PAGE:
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β-Yohimbine

$1,120

  • Brand : BIOFRON

  • Catalogue Number : BN-O1597

  • Specification : 98%(HPLC)

  • CAS number : 549-84-8

  • Formula : C21H26N2O3

  • Molecular Weight : 354.5

  • PUBCHEM ID : 3058605

  • Volume : 5mg

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Catalogue Number

BN-O1597

Analysis Method

HPLC,NMR,MS

Specification

98%(HPLC)

Storage

-20℃

Molecular Weight

354.5

Appearance

Powder

Botanical Source

This product is isolated and purified from the peel of Corynante yohimbe

Structure Type

Alkaloids

Category

Standards;Natural Pytochemical;API

SMILES

COC(=O)C1C(CCC2C1CC3C4=C(CCN3C2)C5=CC=CC=C5N4)O

Synonyms

Methyl (16α,17β)-17-hydroxyyohimban-16-carboxylate/Yohimban-16α-carboxylic acid, 17β-hydroxy-, methyl ester/Yohimban-16-α-carboxylic acid, 17-β-hydroxy-, methyl ester/.beta.-Yohimbine/Amsonin/Yohimban-16α-carboxylic acid, 17β-hydroxy-, methyl ester (8CI)/Yohimban-16-carboxylic acid, 17-hydroxy-, methyl ester, (16α,17β)-/Amsonine/b-Yohimbine/β-Yohimbine

IUPAC Name

methyl (1S,15R,18R,19R,20S)-18-hydroxy-1,3,11,12,14,15,16,17,18,19,20,21-dodecahydroyohimban-19-carboxylate

Density

1.3±0.1 g/cm3

Solubility

Soluble in Chloroform,Dichloromethane,Ethyl Acetate,DMSO,Acetone,etc.

Flash Point

282.2±30.1 °C

Boiling Point

543.0±50.0 °C at 760 mmHg

Melting Point

InChl

InChl Key

BLGXFZZNTVWLAY-UHFFFAOYSA-N

WGK Germany

RID/ADR

HS Code Reference

2933990000

Personal Projective Equipment

Correct Usage

For Reference Standard and R&D, Not for Human Use Directly.

Meta Tag

provides coniferyl ferulate(CAS#:549-84-8) MSDS, density, melting point, boiling point, structure, formula, molecular weight etc. Articles of coniferyl ferulate are included as well.>> amp version: coniferyl ferulate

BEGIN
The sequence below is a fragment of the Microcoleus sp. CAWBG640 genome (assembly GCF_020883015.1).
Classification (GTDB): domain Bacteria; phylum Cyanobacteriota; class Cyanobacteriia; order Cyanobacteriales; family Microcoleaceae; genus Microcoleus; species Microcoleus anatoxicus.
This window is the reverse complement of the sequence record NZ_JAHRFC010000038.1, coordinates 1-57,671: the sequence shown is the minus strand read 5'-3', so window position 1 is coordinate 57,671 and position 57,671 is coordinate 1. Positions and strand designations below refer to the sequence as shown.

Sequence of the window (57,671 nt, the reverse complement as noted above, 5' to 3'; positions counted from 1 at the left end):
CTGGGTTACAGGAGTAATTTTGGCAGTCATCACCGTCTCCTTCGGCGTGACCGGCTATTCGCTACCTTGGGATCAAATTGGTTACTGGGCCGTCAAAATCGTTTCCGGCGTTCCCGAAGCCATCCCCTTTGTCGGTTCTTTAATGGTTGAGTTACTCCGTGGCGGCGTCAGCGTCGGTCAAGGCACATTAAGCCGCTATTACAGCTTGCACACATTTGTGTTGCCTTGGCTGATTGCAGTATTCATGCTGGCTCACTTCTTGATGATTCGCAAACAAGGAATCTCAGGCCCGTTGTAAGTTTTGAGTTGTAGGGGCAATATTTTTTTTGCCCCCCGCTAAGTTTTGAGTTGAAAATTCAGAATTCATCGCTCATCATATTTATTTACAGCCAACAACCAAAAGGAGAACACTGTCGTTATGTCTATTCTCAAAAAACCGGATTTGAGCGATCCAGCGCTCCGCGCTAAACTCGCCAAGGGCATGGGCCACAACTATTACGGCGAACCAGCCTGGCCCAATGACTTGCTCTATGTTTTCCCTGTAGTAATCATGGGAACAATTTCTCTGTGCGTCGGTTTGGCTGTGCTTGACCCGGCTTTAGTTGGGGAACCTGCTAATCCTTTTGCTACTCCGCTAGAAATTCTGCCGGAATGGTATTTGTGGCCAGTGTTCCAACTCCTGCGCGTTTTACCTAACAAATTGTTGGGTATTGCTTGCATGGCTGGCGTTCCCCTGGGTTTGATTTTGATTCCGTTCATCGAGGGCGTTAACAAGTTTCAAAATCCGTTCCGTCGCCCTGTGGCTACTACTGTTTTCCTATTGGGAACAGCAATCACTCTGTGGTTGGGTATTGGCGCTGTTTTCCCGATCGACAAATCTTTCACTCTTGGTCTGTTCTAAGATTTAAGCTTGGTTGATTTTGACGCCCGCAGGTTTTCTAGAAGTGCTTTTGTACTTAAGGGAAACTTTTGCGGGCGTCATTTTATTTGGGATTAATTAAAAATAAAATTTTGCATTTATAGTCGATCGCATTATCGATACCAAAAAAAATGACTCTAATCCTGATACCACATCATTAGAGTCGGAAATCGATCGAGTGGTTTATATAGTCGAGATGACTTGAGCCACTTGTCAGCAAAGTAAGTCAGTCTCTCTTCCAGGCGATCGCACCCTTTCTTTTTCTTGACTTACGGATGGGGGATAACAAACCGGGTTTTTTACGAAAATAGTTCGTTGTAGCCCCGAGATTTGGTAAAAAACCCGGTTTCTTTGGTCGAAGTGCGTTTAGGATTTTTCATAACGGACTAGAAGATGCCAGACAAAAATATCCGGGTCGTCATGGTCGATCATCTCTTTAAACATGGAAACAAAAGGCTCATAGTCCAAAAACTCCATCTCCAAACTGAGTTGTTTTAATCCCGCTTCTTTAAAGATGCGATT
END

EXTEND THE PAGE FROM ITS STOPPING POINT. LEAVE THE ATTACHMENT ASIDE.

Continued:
No Technical Documents Available For This Product.

Title

Abstracts from the 3rd Conference on Aneuploidy and Cancer: Clinical and Experimental Aspects Berkeley, CA, USA. 26 - 29 January 2017

Author

Athel Cornish-Bowden,corresponding author1 Athel Cornish-Bowden,corresponding author2 David Rasnick,corresponding author3 Henry H. Heng,corresponding author4 Steven Horne,4 Batoul Abdallah,4 Guo Liu,4 Christine J. Ye,5 Mathew Bloomfield,corresponding author6,7 Mark D. Vincent,corresponding author8 C. Marcelo Aldaz,corresponding author9 Jenny Karlsson,10 Anders Valind,10 Caroline Jansson,10 David Gisselsson,corresponding author10,11,12 Jennifer A. Marshall Graves,corresponding author13 Aleksei A. Stepanenko,corresponding author14 Svitlana V. Andreieva,14 Kateryna V. Korets,14 Dmytro O. Mykytenko,14 Nataliya L. Huleyuk,15 Vladimir P. Baklaushev,16 Oksana A. Kovaleva,17 Vladimir P. Chekhonin,18,19 Yegor S. Vassetzky,20 Stanislav S. Avdieiev,14 Bjorn Bakker,21 Aaron S. Taudt,21 Mirjam E. Belderbos,21,23 David Porubsky,21 Diana C. J. Spierings,21 Tristan V. de Jong,21 Nancy Halsema,21 Hinke G. Kazemier,21 Karina Hoekstra-Wakker,21 Allan Bradley,22 Eveline S. J. M. de Bont,23 Anke van den Berg,24 Victor Guryev,21 Peter M. Lansdorp,21,25,26 Maria Colome Tatche,21,25,27 Floris Foijer,corresponding author21 Thomas Liehr,corresponding author28 Nicolaas C. Baudoin,29 Joshua M. Nicholson,29 Kimberly Soto,29 Isabel Quintanilla,30 Jordi Camps,30 Daniela Cimini,corresponding author29 M. Durrbaum,corresponding author31,32 N. Donnelly,31 V. Passerini,31 C. Kruse,31 B. Habermann,32 Z. Storchova,31,33 Daniele Mandrioli,corresponding author34 Fiorella Belpoggi,34 Ellen K Silbergeld,35 Melissa J Perry,36 Rolf I. Skotheim,corresponding author37,38 Marthe Løvf,37,38 Bjarne Johannessen,37,38 Andreas M. Hoff,37,38 Sen Zhao,37,38 Jonas M. SveeStrømme,37,38 Anita Sveen,37,38 Ragnhild A. Lothe,37,38 R. Hehlmann,corresponding author39 A. Voskanyan,39 A. Fabarius,39 Alfred Bocking,corresponding author40 Stefan Biesterfeld,41 Leonid Berynskyy,42 Christof Borgermann,43 Rainer Engers,44 Josef Dietz,45 A. Fritz,corresponding author46 N. Sehgal,47 J. Vecerova,48 B. Stojkovicz,49 H. Ding,49 N. Page,46 C. Tye,46 S. Bhattacharya,50 J. Xu,49 G. Stein,46 J. Stein,46 R. Berezney,47 Xue Gong,51,52 Sarah Grasedieck,51,52 Julian Swoboda,51,52 Frank G. Rucker,52 Lars Bullinger,52 Jonathan R. Pollack,corresponding author51 Fani-Marlen Roumelioti,53 Maria Chiourea,53 Christina Raftopoulou,53 Sarantis Gagos,corresponding author53 Peter Duesberg,corresponding author54 Mat Bloomfield,54,55 Sunyoung Hwang,56 Hans Tobias Gustafsson,56 Ciara O’Sullivan,56 Aracelli Acevedo-Colina,56 Xinhe Huang,57 Christian Klose,58 Andrej Schevchenko,58 Robert C. Dickson,57 Paola Cavaliere,59 Noah Dephoure,59 Eduardo M. Torres,corresponding author56 Martha R. Stampfer,corresponding author60,61 Lukas Vrba,61 Mark A. LaBarge,60,62 Bernard Futscher,61 James C. Garbe,60 Yi-Hong Zhou,corresponding author63 Andrew L. Trinh,64 Yi-Hong Zhou,65 and Michelle Digmancorresponding author64